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1934 Buick Model 90 news, pictures, specifications, and information
Club Sedan
Chassis Num: 2714839
Engine Num: 2923459
 
Sold for $150,000 at 2009 Gooding & Company.
Sold for $110,000 at 2011 RM Auctions.
Buick built a solid and sought after series of luxury cars during the classic era, of which this Series 90 is a prime example. Purchased by those desiring a less ostentatious luxury car during the hard times of the 1930s, Series 90 Buicks were lively performers and offered tremendous automotive value. This car is powered by a 344.8 cubic-inch straight eight and weighed just under 4,700 lbs.

There was little change for the Buick model line from 1933 to 1934. The two most prominent improvements were the knee-action independent suspension in the front and a ride stabilizer in the rear. This new suspension developed by General Motors soon attracted the attention of Rolls-Royce, who negotiated an arrangement to use both of these enhancements in their new Phantom III V-12.

The new Series 40 was introduced in mid-year and became a strong seller for Buick, with sales amassing 28,893 units accounting for over 40% of all 1934 Buicks delivered.

This 1934 Buick Model 91 Club Sedan has been given a full mechanical and cosmetic restoration. The cost of the restoration was close to $400,000 in documented expenses. It is a Full Classic as defined by the Classic Car Club of America (CCCA).

In 2008 it was shown at the Pebble Beach Concours d'Elegance where it was awarded a class award, finishing third behind a Duesenberg and a Packard V-12. The car is equipped with a factory accessory trunk and dual side mounted tires.

In 2009, this Model 91 was offered for sale at the Gooding & Company auction held in Scottsdale, Arizona where it was estimated to sell for $185,000 - $225,000. The lot was sold for the sum of $150,000 including buyer's premium.
Convertible Coupe
Chassis Num: 2770672
 
Sold for $187,000 at 2009 RM Auctions.
Engineer Walter Lorenzo Marr put Buick on a path that would become their hallmark, the Valve-in-Head engine with the valves placed directly above the pistons in what is generally known today as overhead valve configuration. The setup allows for better breathing resulting in more power and ultimately - better performance. The first Buick to be fitted with this design was the 1904 Model B.

The founder of the company, David Buick, lacked the business acumen needed to properly run the company. The savior was William C. Durnat who was the head of Durant-Dort Carriage Company, was brought it by bankers to straighten out the messy management. The company would later become the cornerstone of the new General Motors that Durant was building. This, along with the help of the popular Model 10 Buick, helped place Buick into second place in the industry 1908, after Ford, through 1910.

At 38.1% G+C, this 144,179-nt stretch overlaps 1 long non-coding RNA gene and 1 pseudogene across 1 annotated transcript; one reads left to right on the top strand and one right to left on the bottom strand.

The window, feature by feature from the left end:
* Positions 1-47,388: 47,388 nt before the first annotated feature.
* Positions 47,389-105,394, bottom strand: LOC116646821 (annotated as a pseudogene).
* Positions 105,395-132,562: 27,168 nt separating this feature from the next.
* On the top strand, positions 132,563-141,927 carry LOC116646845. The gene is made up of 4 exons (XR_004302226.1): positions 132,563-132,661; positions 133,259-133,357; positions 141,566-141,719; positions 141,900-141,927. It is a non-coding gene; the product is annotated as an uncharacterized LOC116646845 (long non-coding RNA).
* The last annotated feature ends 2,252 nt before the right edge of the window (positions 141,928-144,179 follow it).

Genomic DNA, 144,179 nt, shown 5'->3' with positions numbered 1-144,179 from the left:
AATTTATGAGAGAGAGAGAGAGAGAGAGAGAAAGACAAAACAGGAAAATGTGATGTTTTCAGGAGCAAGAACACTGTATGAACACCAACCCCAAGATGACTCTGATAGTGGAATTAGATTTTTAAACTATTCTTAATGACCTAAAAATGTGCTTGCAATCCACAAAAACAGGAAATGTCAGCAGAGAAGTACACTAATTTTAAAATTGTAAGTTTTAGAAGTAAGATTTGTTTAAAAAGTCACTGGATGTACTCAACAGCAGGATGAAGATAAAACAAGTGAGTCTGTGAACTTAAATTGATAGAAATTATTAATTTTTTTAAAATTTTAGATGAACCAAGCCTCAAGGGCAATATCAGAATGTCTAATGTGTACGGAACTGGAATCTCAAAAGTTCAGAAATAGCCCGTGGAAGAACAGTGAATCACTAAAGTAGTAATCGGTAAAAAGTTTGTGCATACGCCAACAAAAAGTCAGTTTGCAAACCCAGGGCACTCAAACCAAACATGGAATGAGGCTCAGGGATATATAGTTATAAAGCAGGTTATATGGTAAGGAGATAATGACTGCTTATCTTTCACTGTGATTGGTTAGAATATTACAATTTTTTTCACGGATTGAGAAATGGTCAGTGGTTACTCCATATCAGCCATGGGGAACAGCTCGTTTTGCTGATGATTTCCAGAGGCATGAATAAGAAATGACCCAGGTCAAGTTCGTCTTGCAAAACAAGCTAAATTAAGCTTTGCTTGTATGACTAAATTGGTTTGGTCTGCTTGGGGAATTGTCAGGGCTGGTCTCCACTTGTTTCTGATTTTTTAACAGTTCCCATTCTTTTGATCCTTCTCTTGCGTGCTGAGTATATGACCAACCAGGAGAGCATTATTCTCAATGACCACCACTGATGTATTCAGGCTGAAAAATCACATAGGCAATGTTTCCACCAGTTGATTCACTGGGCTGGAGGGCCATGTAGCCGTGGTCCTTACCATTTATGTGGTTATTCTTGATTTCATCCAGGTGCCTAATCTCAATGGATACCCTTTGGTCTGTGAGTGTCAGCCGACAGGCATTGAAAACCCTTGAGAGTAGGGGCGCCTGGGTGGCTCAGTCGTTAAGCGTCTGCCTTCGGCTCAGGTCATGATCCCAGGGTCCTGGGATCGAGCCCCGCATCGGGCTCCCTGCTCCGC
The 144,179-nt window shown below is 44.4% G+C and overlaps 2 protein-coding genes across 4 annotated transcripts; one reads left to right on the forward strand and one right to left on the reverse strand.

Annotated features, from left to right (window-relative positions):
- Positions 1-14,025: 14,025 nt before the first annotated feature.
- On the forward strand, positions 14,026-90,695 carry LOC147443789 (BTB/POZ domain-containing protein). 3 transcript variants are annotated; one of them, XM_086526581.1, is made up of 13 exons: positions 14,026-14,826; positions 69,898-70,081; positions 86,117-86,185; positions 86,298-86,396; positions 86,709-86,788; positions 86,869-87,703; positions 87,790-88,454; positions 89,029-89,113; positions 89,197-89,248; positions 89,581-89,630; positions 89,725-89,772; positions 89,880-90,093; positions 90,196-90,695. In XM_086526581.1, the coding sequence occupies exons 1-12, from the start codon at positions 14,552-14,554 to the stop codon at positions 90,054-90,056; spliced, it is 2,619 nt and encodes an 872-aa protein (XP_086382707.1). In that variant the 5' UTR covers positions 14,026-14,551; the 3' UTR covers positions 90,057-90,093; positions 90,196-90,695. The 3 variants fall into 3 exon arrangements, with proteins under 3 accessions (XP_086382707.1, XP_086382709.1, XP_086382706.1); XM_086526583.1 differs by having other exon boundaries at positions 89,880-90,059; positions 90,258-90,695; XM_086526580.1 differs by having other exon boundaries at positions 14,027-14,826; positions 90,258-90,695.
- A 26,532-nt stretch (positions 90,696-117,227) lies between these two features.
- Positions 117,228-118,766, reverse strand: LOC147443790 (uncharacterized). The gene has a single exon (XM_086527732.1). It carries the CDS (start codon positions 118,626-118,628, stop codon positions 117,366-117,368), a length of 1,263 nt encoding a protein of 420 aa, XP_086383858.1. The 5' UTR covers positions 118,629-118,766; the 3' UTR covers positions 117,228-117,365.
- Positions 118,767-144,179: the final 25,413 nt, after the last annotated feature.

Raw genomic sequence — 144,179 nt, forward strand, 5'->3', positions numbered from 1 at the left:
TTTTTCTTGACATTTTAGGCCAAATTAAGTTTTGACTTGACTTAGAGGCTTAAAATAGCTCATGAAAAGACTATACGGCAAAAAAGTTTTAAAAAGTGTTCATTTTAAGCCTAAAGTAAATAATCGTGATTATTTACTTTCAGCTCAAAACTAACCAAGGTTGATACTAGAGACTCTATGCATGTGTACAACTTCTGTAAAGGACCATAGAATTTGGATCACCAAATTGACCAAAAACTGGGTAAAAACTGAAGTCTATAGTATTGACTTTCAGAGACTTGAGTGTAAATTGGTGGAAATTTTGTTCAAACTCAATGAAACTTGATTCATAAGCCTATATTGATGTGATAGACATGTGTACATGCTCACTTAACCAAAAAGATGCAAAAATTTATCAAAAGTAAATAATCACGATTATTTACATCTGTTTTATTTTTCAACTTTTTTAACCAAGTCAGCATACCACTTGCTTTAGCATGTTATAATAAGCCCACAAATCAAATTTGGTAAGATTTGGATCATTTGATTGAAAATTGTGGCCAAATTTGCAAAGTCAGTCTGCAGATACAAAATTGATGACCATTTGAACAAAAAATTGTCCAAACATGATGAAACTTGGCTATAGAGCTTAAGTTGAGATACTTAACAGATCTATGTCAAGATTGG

Durant was forced out by the financiers in 1910 and his position was filled by a young Charles Nash and later by Walter Chrysler. By 1914, the company was building six-cylinder cars, abandoning fours briefly in 191, and seemingly for good in 1925.

As the years progressed, the entire industry began to up the ante in terms of horsepower, meaning the number of cylinders continued to increase. Must of the industry went to eight-cylinder engines as Buick remained with their six. For 1931, Buick introduced three straight-eight engines with each of the units sharing almost no tooling or parts to each other. John Dolza and chief Engineer Dutch Bower were the individuals responsible for this new design. The entry level straight-eight unit had 221 cubic-inches of displacement and used for the 50 Series. The next engine in the line-up was a 272.6 cubic-inch engine used in the 60 Series, and the 80 and 90 series shared a big 344.8 cubic-inch powerplant that developed 104 brake horsepower. Over the next three decades, the Buick Company would produce only eight-cylinder engines.

Buick had introduced their new engines during the Great Depression, which meant that their sales fell, with their 1932 sales barely half those of 1931, with 1933 sales falling even more. For 1934, sales were aided by the introduction of the Knee Action independent front suspension and Harlow Curtice.

Harlow Herbert 'Red' Curtice was president of GM's AC Spark Plug division. He had joined Buick in October of 1933. He suggested that Buick needed a less expensive model that was smaller and lighter than other Buicks. For 1934, Buick introduced the Series 40. It used the Chevrolet-Pontiac 'A' body, and sold for as little as $795. The public responded, and sales rose 50 percent in 1934.

The Series 90 continued to reign as Buick's top-of-the-line model. Fitted with the overhead valve eight-cylinder engine that displaces 344.8 cubic-inches, it was capable of 116 horsepower. There were four-wheel mechanical drum brakes and a three-speed manual transmission.

This Series 96-C Convertible Coupe was purchased by Dr. Atwood in June of 1993. In 1995, it was given a restoration and upon completion, it was shown at the AACA Central Division Fall Meet, and awarded the AACA President's Cup for 1995. A year later, it took Grand National First honors at Huntsville, Alabama.

The car is painted in black and has a tan canvas top. The interior and rumble seat are beige leather, and the instrument panel is wood-grained. The odometer shows 43,322 miles and the undercarriage is painted in gloss black.

In 2009, this Convertible Coupe was offered for sale at the Automobiles of Arizona auction presented by RM Auctions. The car was expected to sell for $130,000 - $180,000 and was offered without reserve. As bidding came to a close the lot had been sold for the sum of $187,000 including buyer's premium.

By Daniel Vaughan | Apr 2009
Sport Coupe